By Winnie Warner
Arts & Life Layout Editor
It’s NHL playoff season and it has started rough. Rough for heartbroken fans, rough for the losing teams, and especially rough for the players at the mercy of the string of dirty hits and scrums that have defined the first round of playoffs. In the 28 post-season games
that were completed by Wednesday night, there were 1,006 penalty minutes, seven injuries caused by dirty plays and eight suspensions.
At the center of these controversies is the series between longstanding rivals the Philadelphia Flyers and the Pittsburgh Penguins, whose Game
Three resulted in 158 penalty minutes caused by a multitude of scrums, fights, and “chippy” plays. While Game Three stood out for its more-than-usual rowdiness, it wasn’t that far from the norm of recent Flyers-Penguins games. The next-to-last regular season match between the two concluded with an end-of- game brawl in which the coaches were climbing over their benches to yell at each other.
these have created the need for the NHL to step in to try and take control of the situation by issuing fines and suspensions. Dirty plays and suspensions are nothing new to the game, but recent years have seen a rise in disputes over hits with intent to injure, such as knee-to-knee hits and “headshots.”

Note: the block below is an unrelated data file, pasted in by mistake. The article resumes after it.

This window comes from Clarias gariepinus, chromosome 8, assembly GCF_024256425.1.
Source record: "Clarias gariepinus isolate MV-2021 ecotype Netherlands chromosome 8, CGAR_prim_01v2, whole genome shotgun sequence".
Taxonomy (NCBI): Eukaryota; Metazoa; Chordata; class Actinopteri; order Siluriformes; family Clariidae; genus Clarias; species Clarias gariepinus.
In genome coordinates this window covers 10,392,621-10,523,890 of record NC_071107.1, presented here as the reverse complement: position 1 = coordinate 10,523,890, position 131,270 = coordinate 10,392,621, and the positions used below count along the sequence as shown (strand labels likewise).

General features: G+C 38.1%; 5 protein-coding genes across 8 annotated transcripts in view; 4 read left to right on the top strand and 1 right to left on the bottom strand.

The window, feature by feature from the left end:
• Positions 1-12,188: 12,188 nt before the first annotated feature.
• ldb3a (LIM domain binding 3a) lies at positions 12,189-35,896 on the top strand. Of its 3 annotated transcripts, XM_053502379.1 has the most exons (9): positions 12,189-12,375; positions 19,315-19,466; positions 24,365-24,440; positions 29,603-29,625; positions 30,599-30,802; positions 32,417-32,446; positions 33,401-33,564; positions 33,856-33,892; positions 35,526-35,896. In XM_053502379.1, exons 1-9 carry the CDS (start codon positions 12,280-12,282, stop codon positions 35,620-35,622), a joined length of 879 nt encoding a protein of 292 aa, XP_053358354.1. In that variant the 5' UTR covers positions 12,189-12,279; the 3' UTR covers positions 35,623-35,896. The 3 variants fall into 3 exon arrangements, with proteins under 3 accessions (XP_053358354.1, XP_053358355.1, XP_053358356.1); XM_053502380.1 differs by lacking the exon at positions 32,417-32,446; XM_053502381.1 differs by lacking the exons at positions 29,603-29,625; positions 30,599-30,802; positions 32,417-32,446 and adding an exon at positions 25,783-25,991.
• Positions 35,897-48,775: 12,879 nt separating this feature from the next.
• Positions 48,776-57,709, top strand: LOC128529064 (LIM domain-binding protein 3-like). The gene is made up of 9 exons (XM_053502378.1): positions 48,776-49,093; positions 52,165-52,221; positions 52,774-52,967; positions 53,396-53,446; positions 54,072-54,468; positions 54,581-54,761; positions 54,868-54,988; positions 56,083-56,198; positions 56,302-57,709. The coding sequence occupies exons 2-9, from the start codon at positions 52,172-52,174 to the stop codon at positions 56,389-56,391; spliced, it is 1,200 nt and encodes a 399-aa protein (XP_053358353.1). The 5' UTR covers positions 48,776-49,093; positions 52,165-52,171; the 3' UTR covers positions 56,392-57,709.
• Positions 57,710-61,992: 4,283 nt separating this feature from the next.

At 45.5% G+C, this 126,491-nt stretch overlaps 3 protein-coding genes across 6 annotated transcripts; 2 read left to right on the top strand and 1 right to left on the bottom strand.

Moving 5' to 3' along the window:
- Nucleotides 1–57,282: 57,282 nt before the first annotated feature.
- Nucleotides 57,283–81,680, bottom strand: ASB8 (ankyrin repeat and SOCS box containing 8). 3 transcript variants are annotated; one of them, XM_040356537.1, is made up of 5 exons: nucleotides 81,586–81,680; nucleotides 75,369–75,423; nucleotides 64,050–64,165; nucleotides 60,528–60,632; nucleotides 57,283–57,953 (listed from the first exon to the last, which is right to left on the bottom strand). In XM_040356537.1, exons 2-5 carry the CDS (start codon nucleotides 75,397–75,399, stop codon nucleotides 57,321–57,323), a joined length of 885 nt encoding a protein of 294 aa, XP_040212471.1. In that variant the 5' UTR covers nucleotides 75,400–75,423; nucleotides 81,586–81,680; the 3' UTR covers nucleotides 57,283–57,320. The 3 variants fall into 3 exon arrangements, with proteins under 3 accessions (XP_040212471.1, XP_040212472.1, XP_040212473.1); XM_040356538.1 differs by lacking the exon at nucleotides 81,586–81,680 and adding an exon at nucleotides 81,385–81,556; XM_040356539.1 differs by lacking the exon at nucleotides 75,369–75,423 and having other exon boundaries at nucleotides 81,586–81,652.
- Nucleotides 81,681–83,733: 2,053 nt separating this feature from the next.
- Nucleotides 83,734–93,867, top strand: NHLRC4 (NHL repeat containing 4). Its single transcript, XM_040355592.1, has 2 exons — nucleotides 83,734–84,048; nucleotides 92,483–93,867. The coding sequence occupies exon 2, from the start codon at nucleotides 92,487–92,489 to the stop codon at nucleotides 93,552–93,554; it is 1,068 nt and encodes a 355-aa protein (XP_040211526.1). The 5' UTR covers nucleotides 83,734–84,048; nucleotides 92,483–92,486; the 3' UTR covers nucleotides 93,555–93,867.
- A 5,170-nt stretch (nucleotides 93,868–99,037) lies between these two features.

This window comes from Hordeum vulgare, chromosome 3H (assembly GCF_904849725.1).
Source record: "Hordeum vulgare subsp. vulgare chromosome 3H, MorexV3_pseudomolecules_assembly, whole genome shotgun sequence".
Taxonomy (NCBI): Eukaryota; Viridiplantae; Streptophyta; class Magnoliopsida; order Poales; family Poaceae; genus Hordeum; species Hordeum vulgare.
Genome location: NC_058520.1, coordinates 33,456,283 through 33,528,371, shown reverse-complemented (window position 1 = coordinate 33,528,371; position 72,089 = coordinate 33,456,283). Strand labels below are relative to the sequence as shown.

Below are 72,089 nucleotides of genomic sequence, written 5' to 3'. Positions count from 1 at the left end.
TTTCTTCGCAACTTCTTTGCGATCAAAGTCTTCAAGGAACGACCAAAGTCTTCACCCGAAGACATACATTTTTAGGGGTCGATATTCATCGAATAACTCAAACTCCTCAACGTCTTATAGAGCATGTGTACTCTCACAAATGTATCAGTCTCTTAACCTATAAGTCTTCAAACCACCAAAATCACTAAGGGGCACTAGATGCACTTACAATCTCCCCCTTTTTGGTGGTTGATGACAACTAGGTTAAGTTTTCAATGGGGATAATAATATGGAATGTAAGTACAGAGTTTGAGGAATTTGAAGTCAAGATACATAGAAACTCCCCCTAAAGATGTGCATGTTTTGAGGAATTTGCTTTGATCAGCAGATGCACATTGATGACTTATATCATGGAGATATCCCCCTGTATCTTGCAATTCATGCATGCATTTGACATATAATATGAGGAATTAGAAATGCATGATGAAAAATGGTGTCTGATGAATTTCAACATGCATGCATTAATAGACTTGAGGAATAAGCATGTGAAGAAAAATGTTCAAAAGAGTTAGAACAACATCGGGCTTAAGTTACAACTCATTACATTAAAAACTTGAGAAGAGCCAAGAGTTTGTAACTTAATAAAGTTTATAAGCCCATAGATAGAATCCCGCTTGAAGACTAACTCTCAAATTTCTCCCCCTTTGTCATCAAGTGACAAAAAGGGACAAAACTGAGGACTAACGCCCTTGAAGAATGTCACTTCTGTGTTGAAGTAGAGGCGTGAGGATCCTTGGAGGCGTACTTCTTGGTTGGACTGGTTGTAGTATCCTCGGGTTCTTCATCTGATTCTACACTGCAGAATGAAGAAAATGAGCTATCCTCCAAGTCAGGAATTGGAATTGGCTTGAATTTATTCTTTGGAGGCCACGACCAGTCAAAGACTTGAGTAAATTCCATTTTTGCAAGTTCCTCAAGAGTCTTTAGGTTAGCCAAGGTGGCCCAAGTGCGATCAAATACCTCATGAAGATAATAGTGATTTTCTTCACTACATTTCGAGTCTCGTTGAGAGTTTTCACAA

At the helm of this decision process is Brendan Shanahan, the NHL’s Vice President of Hockey and Business Development and lead disciplinarian. Shanahan assesses plays in question based upon the extent of the victim’s injury,
whether the play appeared intentional, and whether the player in question possesses a history of similar plays. Now, Shanahan is garnering some flack from fans who feel that the decision processes is flawed and uneven. Their main rallying point is one of the most controversial plays in the playoffs so far. In Game One of the Nashville Predators and Detroit Red Wings series, Predators captain Shea Weber checked veteran Red Wing Henrik Zetterberg into the boards and then proceeded to grab Zetterberg’s head and slam it into the glass, all of which occurred within the last seconds of the game. Zetterberg fell to the ice immediately, but with the protection of his helmet he sustained no injury. For this, Weber was only fined $2,500.
Fans are becoming more and more irked as they watch their teams’ players receive suspensions while others, like Weber don’t. Their annoyance deepens into anger when they see their favorite players injured by such play time and again.
When a game becomes marred by the loss of a favorite player to injury, or loss of respect for a favorite player who intentionally causes injury, it loses a bit of fun in watching the sport. The playoffs are inherently watched by a larger audience than regular season games, and the large amount of dirty play does nothing to dissuade those who only see hockey players as barbaric thugs on skates. NHL, it is your time to act!